If implemented, Biden’s proposal may very well eliminate some charges for some people.

However, as a result, all prices in these industries could go up for all people.

If businesses can’t recoup these costs after the fact, they’ll simply do so upfront.

In a statement sent to The Western Journal, the trade association Airlines for America revealed that would certainly be true for airfares. If airlines are forced to reimburse the cost of canceled or delayed flights, they’ll simply charge more for those flights instead.

“The White House proposals are short-sighted and would inevitably drive-up costs and reduce choices for the consumer. The federal government should be focused on 21st century policies and procedures that drive our nation’s aviation system forward, rather than making efforts that threaten to reduce access and affordability for consumers,” the statement read.

In that same spirit, if credit card companies are forced to abandon all fees, those costs also will be passed on to consumers.

In a letter sent to the Biden administration in late January, lenders objected to a ban on “junk fees,” noting such a move would result in higher credit costs and a more limited availability of credit.

Punishing Investment Means Fewer Jobs, Lower Salaries and Crippled 401(k)s

Biden made a point to call out greedy corporations for supposedly failing to pull their own weight.

Specifically, the president targeted “Big Oil.”

“You may have noticed that Big Oil just reported its profits, record profits,” the president said. “Last year, they made $200 billion in the midst of a global energy crisis. I think it’s outrageous. Why?

“They invested too little of that profit to increase domestic production, and when I talk to a couple of them, they say, ‘We’re afraid you’re going to shut down all the oil wells, all the oil refineries anyway so why should we invest in them?’ I said, ‘We’re going to need oil for at least another decade.’ …

“Production. If they had in fact invested in the production it would keep gas prices down. Instead, they used those record profits to buy back their own stock, rewarding their CEOs and shareholders.”

In order to account for this problem, Biden proposed a quadrupling of the tax on corporate buybacks, which currently sits at 1 percent.

In addition, the president promised increases in corporate taxes and the enforcement of those taxes.

As appears to be the case with many of his economic policies, these costs will be passed on to consumers, whether it be through higher prices, reduced wages or the hiring of fewer employees, according to Grover Norquist, the president of Americans for Tax Reform.

“Roughly 70 percent of the corporate income tax is paid by workers in lower wages. So, when somebody says, ‘I’m going to raise $100 billion from companies,’ that’s $70 billion coming out of the pockets of workers, who will either have lower wages than they otherwise would or not have a job at all,” Norquist told The Western Journal.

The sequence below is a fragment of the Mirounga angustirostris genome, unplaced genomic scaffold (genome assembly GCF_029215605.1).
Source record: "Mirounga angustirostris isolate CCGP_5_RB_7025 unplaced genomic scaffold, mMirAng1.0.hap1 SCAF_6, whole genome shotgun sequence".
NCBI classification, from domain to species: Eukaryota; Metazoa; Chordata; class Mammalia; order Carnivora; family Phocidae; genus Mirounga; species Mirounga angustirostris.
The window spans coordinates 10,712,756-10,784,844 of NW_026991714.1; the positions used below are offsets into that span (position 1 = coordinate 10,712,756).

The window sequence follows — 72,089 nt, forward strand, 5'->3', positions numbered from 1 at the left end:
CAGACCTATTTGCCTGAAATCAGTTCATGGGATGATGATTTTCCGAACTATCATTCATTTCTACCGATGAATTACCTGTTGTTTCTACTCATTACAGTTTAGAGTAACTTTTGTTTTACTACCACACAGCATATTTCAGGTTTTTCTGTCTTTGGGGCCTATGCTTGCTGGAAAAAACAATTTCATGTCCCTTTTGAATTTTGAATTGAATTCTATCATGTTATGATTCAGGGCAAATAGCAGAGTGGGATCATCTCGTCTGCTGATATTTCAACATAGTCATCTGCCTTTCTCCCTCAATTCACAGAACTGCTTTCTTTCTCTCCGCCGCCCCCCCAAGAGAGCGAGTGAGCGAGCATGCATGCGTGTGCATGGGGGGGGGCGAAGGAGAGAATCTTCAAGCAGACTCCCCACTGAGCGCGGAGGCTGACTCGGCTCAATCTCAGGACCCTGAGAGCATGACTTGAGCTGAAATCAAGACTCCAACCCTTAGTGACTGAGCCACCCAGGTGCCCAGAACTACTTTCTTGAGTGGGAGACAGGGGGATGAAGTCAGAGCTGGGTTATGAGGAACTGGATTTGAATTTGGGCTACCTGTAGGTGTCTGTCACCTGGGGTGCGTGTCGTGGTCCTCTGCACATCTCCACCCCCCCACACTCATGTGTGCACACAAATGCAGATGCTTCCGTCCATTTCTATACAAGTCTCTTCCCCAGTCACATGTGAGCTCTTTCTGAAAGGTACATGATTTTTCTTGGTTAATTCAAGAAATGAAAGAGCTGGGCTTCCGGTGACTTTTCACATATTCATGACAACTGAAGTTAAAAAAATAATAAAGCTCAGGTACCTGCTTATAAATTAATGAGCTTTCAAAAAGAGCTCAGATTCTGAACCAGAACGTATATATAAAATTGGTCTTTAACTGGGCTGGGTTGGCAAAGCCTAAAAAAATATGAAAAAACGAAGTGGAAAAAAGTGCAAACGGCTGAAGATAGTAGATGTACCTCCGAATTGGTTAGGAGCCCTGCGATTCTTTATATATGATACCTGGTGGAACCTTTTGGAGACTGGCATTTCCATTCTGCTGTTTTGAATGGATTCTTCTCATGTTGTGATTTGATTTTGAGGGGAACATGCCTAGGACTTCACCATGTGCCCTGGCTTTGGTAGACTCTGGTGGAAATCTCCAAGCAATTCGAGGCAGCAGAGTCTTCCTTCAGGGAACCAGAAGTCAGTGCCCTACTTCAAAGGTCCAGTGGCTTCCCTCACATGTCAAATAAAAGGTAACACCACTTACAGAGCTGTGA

He finds Biden’s proposed corporate buyback tax of 4 percent to be similarly counterproductive.

When corporations have money to invest, Norquist said, they have two options: invest in themselves or someone else.

If they invest in themselves, that’s a gamble on their own success, which, if realized, could result in job creation, increased wages and overall economic growth.

By punishing those companies, Norquist said, Biden is punishing the economy at large.

Perhaps even worse, such taxes would also hurt Americans by “reducing the value of people’s 401(k)s and IRAs.”

“One of the reasons Biden really doesn’t understand the importance of share prices … is that he’s so old that he remembers in the 1960s, 10 percent of Americans owned shares of stock directly,” Norquist said.

“Today, it’s over 60 percent because of IRAs and 401(k)s and defined contribution pensions,” he said.

Therefore, every single time Biden punishes investment, he damages the retirement equity of a majority of Americans, according to Norquist.

“That is their life savings that he’s trashing. He’s going out there with a baseball bat and going through and breaking people’s life savings and making them poorer when they retire,” Norquist said.

“And he acts as if, ‘Oh, I’m not taxing you, I’m not hurting you, I’m taxing big corporations 1 percent … OK, 4 percent.'”

In Summary

The policies and proposals detailed by the president Tuesday purport to lower prices.

Instead, according to several well-informed experts, the result of such policies will be more expensive travel fairs, higher insurance premiums, no new medical innovation, devalued retirement savings, lower wages and less job creation.

It’s undeniable: Biden’s policies sound very pleasing.

But, as the old adage goes, there is no such thing as a free lunch.

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Michael wrote for a number of entertainment news outlets before joining The Western Journal in 2020 as a staff reporter. He now manages the writing and reporting teams, overseeing the production of commentary, news and original reporting content.
Michael Austin graduated from Iowa State University in 2019. During his time in college, Michael volunteered as a social media influencer for both PragerU and Live Action. After graduation, he went on to work as a freelance journalist for various entertainment news sites before joining The Western Journal in 2020 as a staff reporter.

Since then, Michael has been promoted to the role of Manager of Writing and Reporting. His responsibilities now include managing and directing the production of commentary, news and original reporting content.
Ames, Iowa
Iowa State University
Topics of Expertise
Culture, Faith, Politics, Education, Entertainment